March 26 (Bloomberg) -- Virtuoso harmonica player Jean- Baptiste Frederic Isidor ``Toots'' Thielemans turns 85 on March 29 and continues to play, as he puts it, ``in that little space between a smile and a tear.''
The man known for the harmonica on ``Midnight Cowboy'' and the theme from the ``Sesame Street'' TV series among many others first learned to play jazz on the guitar after hearing a Duke Ellington record during the German occupation of Belgium.
His fingers no longer have the endurance to pick guitar strings for very long. These days he will not perform more than one set a night on the less physically demanding chromatic harmonica: He plans a 10-day tour of the U.S. in June.
Toots, as everyone calls him, was sitting by his swimming pool in the upscale Brussels exurb of La Hulpe on a spring-like afternoon in late winter.
Named by Quincy Jones as ``one of the greatest musicians of our time,'' Toots is now a baron in Belgium. He watched his wife Huguette gardening, with Moet and Chandon, their cute little dogs, frisking about their large lush garden.
Looking at their baronial home, I said: ``It sure is a pleasure to see someone who plays so well living so well.''
``I never did drugs,'' he explained, somewhat defensively. ``I had no expensive divorces, no children to put through college. And for 60 years I've been following my father's advice that if you make two dollars, use one to live on and put the other in the bank and forget you have it.''
Suffering from overwork and depression, he stopped performing late last year, on doctor's orders. He is just now starting to do isolated local gigs again. ``Of course I've always been on a kind of tightrope between commercial stuff and real music,'' he said. ``Between making music for money and music that I enjoy.''
Thielemans is, however, above such discriminations. One way or another, his unshakable lyricism always finds its way directly to your heart. A partial list of the people he has soloed with illustrates his ``tightrope'' -- Benny Goodman, Paul Simon, Charlie Parker, Jaco Pastorius, Billy Joel, Bill Evans, Shirley Horn, Chet Baker, George Shearing, Ella Fitzgerald, John Scofield, Natalie Cole, Joe Lovano and Pat Metheny.
The first ``real money'' he made was when he whistled along with his guitar for an Old Spice commercial some 40 years ago. He was soon swamped by calls from advertising agencies hooked on the sound. There was another commercial coup when he played the Belgian national anthem on TV after Belgium beat Russia in soccer in 1984. ``I could have run for president,'' he said.
These days he's been working lucrative corporate affairs for the likes of Volvo AB, Ikea, and Siemens AG, mostly in Flanders. He speaks Flemish, French, English, German, and Swedish.
To please his fans in suits, he performs ``Bluesette,'' the track he wrote that has become a standard. He also plays excerpts from some of the movie soundtracks he's famous for -- ``Bagdad Cafe,'' ``The Getaway,'' ``Jean de Florette.''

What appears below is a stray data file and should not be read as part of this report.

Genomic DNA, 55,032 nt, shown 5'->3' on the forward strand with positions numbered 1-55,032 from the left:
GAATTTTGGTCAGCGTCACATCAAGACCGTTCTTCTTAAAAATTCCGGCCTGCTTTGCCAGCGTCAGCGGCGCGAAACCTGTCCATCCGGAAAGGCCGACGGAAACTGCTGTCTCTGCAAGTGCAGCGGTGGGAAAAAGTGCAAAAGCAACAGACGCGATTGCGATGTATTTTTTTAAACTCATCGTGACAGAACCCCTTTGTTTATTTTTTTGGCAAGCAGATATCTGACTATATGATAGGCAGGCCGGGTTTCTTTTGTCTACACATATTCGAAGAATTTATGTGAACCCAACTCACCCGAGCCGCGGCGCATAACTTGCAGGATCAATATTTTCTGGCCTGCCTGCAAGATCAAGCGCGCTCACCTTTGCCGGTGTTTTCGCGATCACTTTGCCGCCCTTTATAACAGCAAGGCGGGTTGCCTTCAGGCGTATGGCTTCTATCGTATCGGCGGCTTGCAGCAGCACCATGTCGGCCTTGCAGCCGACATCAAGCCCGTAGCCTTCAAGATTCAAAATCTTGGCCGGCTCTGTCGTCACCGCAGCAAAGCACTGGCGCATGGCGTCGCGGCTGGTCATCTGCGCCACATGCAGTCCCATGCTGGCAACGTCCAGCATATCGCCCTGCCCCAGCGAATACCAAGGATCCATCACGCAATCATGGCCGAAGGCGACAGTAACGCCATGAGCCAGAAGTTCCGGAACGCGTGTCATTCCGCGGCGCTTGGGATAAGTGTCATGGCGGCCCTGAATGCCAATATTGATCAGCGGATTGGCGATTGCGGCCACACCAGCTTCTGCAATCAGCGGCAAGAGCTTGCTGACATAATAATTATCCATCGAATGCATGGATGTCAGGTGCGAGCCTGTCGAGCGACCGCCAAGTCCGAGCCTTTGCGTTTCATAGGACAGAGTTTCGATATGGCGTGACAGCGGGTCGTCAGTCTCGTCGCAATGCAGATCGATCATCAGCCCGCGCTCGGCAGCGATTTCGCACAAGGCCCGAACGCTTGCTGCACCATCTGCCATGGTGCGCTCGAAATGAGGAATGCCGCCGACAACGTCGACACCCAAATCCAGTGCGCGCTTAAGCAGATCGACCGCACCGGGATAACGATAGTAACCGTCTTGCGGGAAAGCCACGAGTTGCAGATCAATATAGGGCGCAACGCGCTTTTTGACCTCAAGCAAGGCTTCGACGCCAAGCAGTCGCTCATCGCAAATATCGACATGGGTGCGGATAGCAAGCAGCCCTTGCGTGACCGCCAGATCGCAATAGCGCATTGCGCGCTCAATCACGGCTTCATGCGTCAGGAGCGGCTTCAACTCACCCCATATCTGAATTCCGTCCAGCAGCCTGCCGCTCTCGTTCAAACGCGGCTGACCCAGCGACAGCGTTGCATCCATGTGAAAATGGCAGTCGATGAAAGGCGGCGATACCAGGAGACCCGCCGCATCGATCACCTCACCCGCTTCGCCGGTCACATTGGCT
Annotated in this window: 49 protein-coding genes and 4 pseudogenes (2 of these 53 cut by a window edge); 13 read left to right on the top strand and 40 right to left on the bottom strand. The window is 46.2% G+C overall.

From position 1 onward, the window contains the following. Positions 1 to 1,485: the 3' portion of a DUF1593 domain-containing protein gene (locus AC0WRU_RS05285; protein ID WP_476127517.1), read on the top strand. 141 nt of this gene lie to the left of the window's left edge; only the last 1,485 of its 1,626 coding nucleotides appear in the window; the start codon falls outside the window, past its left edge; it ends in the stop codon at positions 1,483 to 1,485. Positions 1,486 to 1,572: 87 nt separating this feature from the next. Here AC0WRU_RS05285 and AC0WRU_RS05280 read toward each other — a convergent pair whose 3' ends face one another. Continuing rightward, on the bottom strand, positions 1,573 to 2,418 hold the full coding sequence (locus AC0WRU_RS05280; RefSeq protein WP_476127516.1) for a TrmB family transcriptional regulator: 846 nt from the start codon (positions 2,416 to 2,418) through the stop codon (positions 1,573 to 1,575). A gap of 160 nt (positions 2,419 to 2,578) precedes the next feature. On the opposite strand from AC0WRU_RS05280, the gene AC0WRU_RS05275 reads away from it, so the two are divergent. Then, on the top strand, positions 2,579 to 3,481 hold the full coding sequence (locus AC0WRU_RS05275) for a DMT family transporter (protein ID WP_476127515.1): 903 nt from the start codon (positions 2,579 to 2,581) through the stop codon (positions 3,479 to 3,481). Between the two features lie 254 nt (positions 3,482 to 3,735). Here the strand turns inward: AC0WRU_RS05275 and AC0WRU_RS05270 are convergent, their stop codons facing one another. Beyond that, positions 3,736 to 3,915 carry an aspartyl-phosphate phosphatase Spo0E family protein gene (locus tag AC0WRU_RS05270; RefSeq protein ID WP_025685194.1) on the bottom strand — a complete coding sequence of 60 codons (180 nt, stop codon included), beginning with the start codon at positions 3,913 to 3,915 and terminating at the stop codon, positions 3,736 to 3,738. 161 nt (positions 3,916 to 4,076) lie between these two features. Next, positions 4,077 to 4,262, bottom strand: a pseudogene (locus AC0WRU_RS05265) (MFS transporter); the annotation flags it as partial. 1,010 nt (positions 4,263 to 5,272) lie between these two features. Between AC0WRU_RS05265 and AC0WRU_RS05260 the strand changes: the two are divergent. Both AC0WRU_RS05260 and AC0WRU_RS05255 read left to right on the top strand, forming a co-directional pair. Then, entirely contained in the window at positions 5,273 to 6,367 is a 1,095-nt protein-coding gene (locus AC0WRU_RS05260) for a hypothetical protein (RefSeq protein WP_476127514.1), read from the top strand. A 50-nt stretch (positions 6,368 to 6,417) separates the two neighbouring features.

Thielemans smiled that wide, life-assuring smile of his, and said: ``I don't really mind playing weddings and parties and stuff like that. Only one thing -- we try to plan it so they don't eat when I play.''
He relates to music like a child obsessed with a toy. He's even playing cops and robbers when he pretends to be worried that the ``jazz police'' are after him for the crime of commerciality.
It is lucky that Huguette is around to take care of his grown-up life. She brings him yogurt in bed at 8 a.m., after which, still in bed, he practices Charlie Parker's ``Confirmation'' in the difficult key of B Major.
When we met, Toots picked up a trusty Hohner chromatic harmonica to illustrate. Hohner produces a model named for him, and one of them is never far from wherever he is.
After several false starts (``I played it better in bed''), he got it right, and said: ``It's fun to improvise in B Major. Playing music keeps you feeling young.''
There is a framed autographed photograph of that other harmonica virtuoso Stevie Wonder in his downstairs washroom. Wonder came to sit in during his 80th birthday celebration at the Blue Note club in New York. There was a big tribute concert in Town Hall last year. The Thielemans own an apartment on the upper east side of Manhattan.
King and Baron
But he feels ``very Belgian.'' With his well-developed sense of irony, he calls himself ``The Belgian King of Bebop.''
The real Belgian King Albert gave him a ring when he made him a baron on the occasion of his 80th birthday. Toots has recently lost some weight, and his finger is too skinny to wear it now.
Toots displayed the luxurious, leather-bound baronial proclamation, on which is printed, in a Gothic font, his credo, ``be yourself, no more no less.'' He explained: ``Comes from Seneca, one of those dudes.''
Toots added: ``Belgium is like a friendly old sweater that you keep wearing even though it's worn out. I still love to wear it. It reminds me of 'Sophisticated Lady,' and those other old standards you never get tired of revisiting.''